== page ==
Part 1 consisted of 2 cohorts. Subjects in cohort 1 (n = 206) were randomized using central randomization (block size: 6, 1:1:2:2 ratio) to receive placebo (n = 30), morphine (n = 30), or meloxicam IV 7.5 mg (n = 60) or 60 mg (n = 60). The meloxicam IV 7.5 mg dose was assumed to have a similar treatment effect as morphine 6 mg, with a mean total pain relief (TOTPAR) score of 16 and a standard deviation (SD) of 11.6. There was also an assumption that the mean TOTPAR and SD for the placebo group would be 9 and 9.6, respectively. To provide ≥80% power to detect differences between the placebo and meloxicam IV 7.5 mg groups based on these assumptions, 30 and 60 subjects were required for the placebo and meloxicam IV 7.5 mg groups, respectively. A planned and prespecified interim analysis was performed at the conclusion of cohort 1 to determine dosing for double-blind cohort 2. In cohort 2, subjects (n = 280) were randomized using central randomization (block size: 28) to receive placebo (n = 30), morphine (n = 30), or meloxicam IV 5 (n = 60), 7.5 (n = 20), 15 (n = 60), 30 (n = 60), or 60 mg (n = 20) (3:3:6:2:6:6:2 ratio). The sample size for cohort 2 was based on the same assumptions made for cohort 1 and provided ≥80% power to detect differences between each meloxicam IV group and the placebo group.
Part 2: Open-Label Extension.
Meloxicam IV was administered once daily for the remainder of each subject’s hospital stay or at the discretion of the investigator based on the subject’s needs. Subjects treated with meloxicam IV in part 1 continued on the same dose in part 2. A second computer-generated randomization was created for subjects who received morphine or placebo in part 1 who were eligible to receive meloxicam IV (5, 7.5, 15, 30, or 60 mg) in part 2. Open-label randomization was assigned by the site coordinator or investigator. Subjects were hospitalized for ≥24 hours after the last dose of open-label meloxicam IV to complete safety assessments.
Safety and Efficacy Populations.
All subjects who received study medication were included in the safety analysis, and all subjects who received study medication and had ≥1 efficacy assessment were included in the efficacy analysis.
The coprimary efficacy variables were the summed pain intensity difference (SPID) over the first 24 hours postdose (SPID24) and the sum of the time-weighted pain relief scores over the first 24 hours postdose (TOTPAR24). SPID24 and TOTPAR24 are accepted regulatory standard measures that combine magnitude and duration of relief into a single score. To assess pain intensity, subjects used a 100-mm VAS anchored at 0 for no pain and 100 for the worst imaginable pain. Pain intensity differences (PIDs) were determined by subtracting the baseline pain intensity score from each postdose pain intensity score. SPID was calculated as the sum of the time-weighted PID (difference between current pain and pain at baseline) multiplied by the interval between ratings. SPID represents the area under the PID curve. More negative SPID scores demonstrate greater cumulative pain reduction.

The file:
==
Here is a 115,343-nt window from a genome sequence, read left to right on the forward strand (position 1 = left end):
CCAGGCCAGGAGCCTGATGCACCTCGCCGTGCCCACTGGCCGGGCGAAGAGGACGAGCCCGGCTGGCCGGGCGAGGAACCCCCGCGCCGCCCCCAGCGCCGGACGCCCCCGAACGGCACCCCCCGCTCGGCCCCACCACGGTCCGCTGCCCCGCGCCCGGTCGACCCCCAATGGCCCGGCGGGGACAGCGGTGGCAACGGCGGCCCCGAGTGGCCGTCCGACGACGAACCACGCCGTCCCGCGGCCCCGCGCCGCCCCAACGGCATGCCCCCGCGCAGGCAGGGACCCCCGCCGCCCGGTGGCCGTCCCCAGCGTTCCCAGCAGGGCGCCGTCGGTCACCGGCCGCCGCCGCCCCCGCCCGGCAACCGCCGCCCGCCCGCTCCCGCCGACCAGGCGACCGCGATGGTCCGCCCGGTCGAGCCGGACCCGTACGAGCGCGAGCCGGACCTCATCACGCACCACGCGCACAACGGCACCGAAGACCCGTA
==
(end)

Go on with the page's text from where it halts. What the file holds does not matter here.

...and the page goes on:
Pain relief was rated on a numerical rating scale using the following categorical scores: 0 = none, 1 = little, 2 = moderate, 3 = a lot, and 4 = complete. TOTPAR was calculated as the sum of time-weighted pain relief scores in which the weight given to each pain relief score was equal to the elapsed time between assessments. TOTPAR represents the area under the pain relief score curve. A larger TOTPAR value demonstrates greater pain relief. These end points provide a sensitive measure for a relative potency estimate and are used for the evaluation of analgesics.11
During the double-blind phase, measurements of pain intensity and pain relief were obtained predose; 10, 20, 30, and 45 minutes postdose; and 1, 1.5, 2, 3, 4, 6, 8, 10, 12, 18, and 24 hours postdose. Pain intensity was rated on a 100-mm VAS ranging from 0 (no pain) to 100 (worst pain possible). Pain relief was rated on a categorical Likert scale (0 = none, 1 = little, 2 = moderate, 3 = a lot, and 4 = complete).
An interim safety and efficacy analysis was performed after the completion of cohort 1 to determine dose groups in cohort 2. The interim efficacy analysis measured SPID over the first 60 minutes postdose using PID measures assessed 10, 20, 30, 45, and 60 minutes postdose. Findings from SPID over the first 60 minutes postdose were only used to determine the dose levels for cohort 2. No statistical penalty was taken for the interim analysis because this phase 2B study was designed to determine the efficacy trend and possible dose-response trend.
Secondary end points included SPID and TOTPAR for other postdose time intervals, specifically 0–6 and 18–24 hours, time to first use of rescue analgesia, time to first perceptible pain relief, time to meaningful pain relief, and patient-reported global evaluation score (GES).
The time to onset of treatment effect was determined using the 2-stopwatch technique.12 Stopwatches were started when subjects received study medication. The first watch was stopped when pain relief was first perceptible, and the second watch was stopped when pain relief was considered meaningful.
Subjects rated the pain relief effect of study medication by assigning a GES (0 = poor, 1 = fair, 2 = good, 3 = very good, and 4 = excellent) at the time of rescue medication or 24 hours postdose if rescue medication was not used.